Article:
Transitory Disability Was Not Necessarily Minor Under the ADA

By Jeffrey Rhodes July 22, 2020
Transitory Disability Was Not Necessarily Minor Under the ADA

A truck driver who brought an Americans with Disabilities Act (ADA) lawsuit to challenge his firing after having lung biopsy surgery and a respiratory tract infection should not have had his claim dismissed because of the transitory nature of his condition, the 3rd U.S. Circuit Court of Appeals decided.

The plaintiff started working as a truck driver for Patrick Industries Inc. in July 2013. Between Oct. 14, 2015, and Dec. 14, 2015, he took medical leave to undergo surgery to remove a nodule from his left lung. He told his supervisor that the nodule had to be removed and tested for cancer.

After the medical leave, the plaintiff returned to work in his full capacity without restrictions. However, he then suffered a severe respiratory infection lasting from Jan. 27, 2016, until Jan. 31, 2016. His supervisor approved two vacation days during this time. With his physician's approval, the plaintiff returned to work in his full capacity on Feb. 1, 2016.

At the end of his shift on his second day back, Patrick Industries fired him. The superintendent where the plaintiff worked told him he was terminated due to performance issues. The plaintiff reminded the superintendent that his performance review from early January 2016 had been excellent, with all 4.5's and one 5 out of a possible 5 in each category evaluated.

Thereafter, the supervisor claimed that the plaintiff was fired because he had not called out sick during the recent leave for the upper respiratory infection. Later, the plaintiff learned that the reason for his termination had changed yet again, and the employer was claiming that he had been fired for behavioral issues.

The plaintiff sued Patrick Industries alleging that the real reason for his termination was that he was regarded as having a disability in violation of the ADA and that the shifting reasons for his termination were a pretext for illegal disability discrimination. He claimed that Patrick Industries fired him because it perceived him as having a long-term or chronic medical condition based on his medically required absences. He alleged that Patrick Industries believed his condition would affect his attendance in the future and made him unable to perform a range of jobs.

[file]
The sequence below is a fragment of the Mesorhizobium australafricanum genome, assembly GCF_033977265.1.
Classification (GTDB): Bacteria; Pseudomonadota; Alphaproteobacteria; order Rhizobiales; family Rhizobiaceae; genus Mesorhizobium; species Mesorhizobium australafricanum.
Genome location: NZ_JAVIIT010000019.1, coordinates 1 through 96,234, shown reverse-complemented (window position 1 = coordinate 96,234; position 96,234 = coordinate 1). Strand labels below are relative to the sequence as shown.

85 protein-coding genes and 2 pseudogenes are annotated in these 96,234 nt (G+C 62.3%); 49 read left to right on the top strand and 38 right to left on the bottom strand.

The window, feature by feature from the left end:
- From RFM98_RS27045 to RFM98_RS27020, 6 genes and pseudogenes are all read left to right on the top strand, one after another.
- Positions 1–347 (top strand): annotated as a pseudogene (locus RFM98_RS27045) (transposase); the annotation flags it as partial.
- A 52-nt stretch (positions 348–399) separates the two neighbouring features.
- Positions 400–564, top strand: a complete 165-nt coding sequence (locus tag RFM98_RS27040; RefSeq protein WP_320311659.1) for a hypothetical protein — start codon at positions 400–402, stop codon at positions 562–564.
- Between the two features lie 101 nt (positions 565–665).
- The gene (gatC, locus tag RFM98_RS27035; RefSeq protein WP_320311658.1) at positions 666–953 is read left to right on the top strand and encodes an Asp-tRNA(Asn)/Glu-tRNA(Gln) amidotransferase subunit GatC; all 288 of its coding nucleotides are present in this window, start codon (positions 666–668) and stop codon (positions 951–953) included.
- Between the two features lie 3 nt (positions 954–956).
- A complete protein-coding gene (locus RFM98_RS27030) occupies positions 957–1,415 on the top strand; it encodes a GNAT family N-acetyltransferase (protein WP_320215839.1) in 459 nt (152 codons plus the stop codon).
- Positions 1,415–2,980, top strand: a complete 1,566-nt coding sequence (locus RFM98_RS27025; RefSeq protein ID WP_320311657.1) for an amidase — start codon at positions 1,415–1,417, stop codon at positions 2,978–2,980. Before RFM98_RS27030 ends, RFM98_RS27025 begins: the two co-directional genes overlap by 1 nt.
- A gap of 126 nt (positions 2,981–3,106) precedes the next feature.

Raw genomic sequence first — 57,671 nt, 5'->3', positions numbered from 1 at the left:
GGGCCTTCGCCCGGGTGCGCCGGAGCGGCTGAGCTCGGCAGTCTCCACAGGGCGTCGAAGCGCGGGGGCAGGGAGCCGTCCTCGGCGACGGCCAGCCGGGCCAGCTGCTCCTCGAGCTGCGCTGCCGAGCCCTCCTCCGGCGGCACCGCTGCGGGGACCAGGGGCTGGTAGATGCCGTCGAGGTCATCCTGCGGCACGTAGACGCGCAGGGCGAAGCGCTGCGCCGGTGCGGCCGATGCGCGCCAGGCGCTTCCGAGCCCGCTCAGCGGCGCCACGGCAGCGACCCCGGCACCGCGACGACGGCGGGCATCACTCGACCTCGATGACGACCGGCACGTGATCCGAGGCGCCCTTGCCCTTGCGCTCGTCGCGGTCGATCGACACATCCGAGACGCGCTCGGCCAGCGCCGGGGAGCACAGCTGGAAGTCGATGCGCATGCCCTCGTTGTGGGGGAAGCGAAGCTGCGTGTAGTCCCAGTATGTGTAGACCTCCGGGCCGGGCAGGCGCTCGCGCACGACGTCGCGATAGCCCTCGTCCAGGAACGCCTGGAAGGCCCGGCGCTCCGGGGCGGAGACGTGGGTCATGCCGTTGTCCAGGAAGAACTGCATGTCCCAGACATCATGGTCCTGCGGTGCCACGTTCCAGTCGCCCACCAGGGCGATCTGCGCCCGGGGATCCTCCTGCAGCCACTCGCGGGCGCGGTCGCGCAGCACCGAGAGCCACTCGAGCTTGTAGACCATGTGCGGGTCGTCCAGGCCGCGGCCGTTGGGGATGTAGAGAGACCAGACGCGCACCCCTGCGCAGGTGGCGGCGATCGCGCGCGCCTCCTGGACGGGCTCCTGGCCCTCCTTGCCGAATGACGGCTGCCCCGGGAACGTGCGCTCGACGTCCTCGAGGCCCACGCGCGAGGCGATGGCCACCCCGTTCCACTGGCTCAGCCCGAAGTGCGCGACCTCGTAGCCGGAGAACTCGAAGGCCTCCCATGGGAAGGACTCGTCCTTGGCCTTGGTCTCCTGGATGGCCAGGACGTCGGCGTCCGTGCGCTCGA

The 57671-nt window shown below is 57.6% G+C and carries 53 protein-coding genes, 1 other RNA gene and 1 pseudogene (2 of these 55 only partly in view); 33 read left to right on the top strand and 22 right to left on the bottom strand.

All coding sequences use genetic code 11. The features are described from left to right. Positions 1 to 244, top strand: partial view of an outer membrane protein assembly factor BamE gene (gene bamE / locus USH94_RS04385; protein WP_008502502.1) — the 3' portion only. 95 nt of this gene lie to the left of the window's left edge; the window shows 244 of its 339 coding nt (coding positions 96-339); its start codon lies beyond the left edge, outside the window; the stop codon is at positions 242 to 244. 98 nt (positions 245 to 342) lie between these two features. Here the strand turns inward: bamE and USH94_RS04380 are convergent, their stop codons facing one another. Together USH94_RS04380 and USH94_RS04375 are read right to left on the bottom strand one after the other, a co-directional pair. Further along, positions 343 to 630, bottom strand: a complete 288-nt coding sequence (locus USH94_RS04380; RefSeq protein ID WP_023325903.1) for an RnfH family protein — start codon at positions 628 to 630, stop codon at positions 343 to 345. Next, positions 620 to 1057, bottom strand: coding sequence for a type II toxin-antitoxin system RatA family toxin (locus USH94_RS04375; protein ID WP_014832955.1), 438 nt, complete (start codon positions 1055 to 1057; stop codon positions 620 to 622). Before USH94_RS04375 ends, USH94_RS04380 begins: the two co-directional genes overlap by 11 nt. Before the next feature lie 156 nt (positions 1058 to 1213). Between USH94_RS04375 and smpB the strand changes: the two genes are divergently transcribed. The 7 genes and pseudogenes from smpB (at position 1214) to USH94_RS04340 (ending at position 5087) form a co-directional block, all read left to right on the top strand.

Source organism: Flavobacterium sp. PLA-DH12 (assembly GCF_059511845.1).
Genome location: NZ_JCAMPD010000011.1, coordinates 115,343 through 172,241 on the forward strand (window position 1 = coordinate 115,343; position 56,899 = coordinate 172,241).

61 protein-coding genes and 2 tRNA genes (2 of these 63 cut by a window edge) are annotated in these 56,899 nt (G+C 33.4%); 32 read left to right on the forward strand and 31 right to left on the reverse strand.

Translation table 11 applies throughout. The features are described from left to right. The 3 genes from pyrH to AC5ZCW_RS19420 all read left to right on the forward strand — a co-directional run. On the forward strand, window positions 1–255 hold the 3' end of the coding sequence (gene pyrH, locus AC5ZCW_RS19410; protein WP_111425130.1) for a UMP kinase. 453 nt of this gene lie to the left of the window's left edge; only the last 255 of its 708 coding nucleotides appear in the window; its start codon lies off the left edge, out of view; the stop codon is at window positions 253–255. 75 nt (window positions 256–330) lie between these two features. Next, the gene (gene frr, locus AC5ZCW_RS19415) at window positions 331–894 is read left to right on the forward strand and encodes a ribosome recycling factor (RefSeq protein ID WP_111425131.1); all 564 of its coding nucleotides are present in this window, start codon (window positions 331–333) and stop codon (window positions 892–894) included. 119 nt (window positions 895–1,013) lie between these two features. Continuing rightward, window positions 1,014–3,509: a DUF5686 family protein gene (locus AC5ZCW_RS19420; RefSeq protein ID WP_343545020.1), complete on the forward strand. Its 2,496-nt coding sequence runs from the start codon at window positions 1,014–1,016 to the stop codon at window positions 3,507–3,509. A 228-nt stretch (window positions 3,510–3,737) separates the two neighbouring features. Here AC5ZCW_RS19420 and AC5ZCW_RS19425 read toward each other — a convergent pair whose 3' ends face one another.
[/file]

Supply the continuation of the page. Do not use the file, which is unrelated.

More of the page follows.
The district court dismissed the plaintiff's claim because the ADA limits perceived disability claims by excluding impairments, and thus perceived disabilities, that are transitory and minor. Because the absences that the plaintiff claimed his employer relied on all lasted less than six months, they were thus transitory under the ADA and could not support his claim, according to the district court.

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On appeal, the plaintiff's attorney argued that the district court had misconstrued the limitation to perceived disability ADA claims, which requires that a perceived condition be both transitory and minor. Instead, the district court found his condition to be transitory and never addressed whether it was also minor.

The 3rd Circuit agreed and found that the ADA limits perceived disability claims only if the condition at issue is both transitory and minor. It distinguished a prior decision in which it found that a plaintiff who had broken her little finger could not pursue a perceived disability claim because her impairment lasted only two months. In contrast to such a transitory condition that, by its nature, was also minor, surgery on a major body organ like the lungs may be more significant and serious.

The appeals court thus reversed the district court's dismissal of the claim and sent the case back to the district court to determine whether the plaintiff's condition, which Patrick Industries allegedly considered debilitating, was minor.

Eshleman v. Patrick Industries, Inc., 3rd Cir., No. 19-1403 (May 29, 2020).

Professional Pointer: The ADA Amendments Act of 2008 eliminated many of the ADA's previous limitations on coverage. Among other things, a perceived disability claim can rely on an impairment of short duration if the impairment is serious enough in nature to show that the company took an adverse decision because of it.

Jeffrey Rhodes is an attorney with McInroy, Rigby & Rhodes LLP in Arlington, Va.



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